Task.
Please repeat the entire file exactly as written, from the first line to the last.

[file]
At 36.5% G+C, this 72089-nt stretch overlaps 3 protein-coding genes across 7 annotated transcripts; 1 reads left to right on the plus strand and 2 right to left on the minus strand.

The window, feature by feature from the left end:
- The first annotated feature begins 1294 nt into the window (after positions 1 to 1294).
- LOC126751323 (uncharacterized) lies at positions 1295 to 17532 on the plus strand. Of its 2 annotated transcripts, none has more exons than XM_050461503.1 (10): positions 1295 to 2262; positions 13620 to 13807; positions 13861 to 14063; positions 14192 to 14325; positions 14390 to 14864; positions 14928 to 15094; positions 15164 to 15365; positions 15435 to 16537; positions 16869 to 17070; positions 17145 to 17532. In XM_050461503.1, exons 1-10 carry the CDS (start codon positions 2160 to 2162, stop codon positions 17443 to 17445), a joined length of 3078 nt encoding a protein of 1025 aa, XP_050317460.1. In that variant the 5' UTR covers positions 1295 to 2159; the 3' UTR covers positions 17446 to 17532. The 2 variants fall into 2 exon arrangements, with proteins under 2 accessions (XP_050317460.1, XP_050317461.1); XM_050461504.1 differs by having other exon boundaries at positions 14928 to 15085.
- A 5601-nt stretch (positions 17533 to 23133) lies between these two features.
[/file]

At 36.5% G+C, this 72089-nt stretch overlaps 3 protein-coding genes across 7 annotated transcripts; 1 reads left to right on the plus strand and 2 right to left on the minus strand.

The window, feature by feature from the left end:
- The first annotated feature begins 1294 nt into the window (after positions 1 to 1294).
- LOC126751323 (uncharacterized) lies at positions 1295 to 17532 on the plus strand. Of its 2 annotated transcripts, none has more exons than XM_050461503.1 (10): positions 1295 to 2262; positions 13620 to 13807; positions 13861 to 14063; positions 14192 to 14325; positions 14390 to 14864; positions 14928 to 15094; positions 15164 to 15365; positions 15435 to 16537; positions 16869 to 17070; positions 17145 to 17532. In XM_050461503.1, exons 1-10 carry the CDS (start codon positions 2160 to 2162, stop codon positions 17443 to 17445), a joined length of 3078 nt encoding a protein of 1025 aa, XP_050317460.1. In that variant the 5' UTR covers positions 1295 to 2159; the 3' UTR covers positions 17446 to 17532. The 2 variants fall into 2 exon arrangements, with proteins under 2 accessions (XP_050317460.1, XP_050317461.1); XM_050461504.1 differs by having other exon boundaries at positions 14928 to 15085.
- A 5601-nt stretch (positions 17533 to 23133) lies between these two features.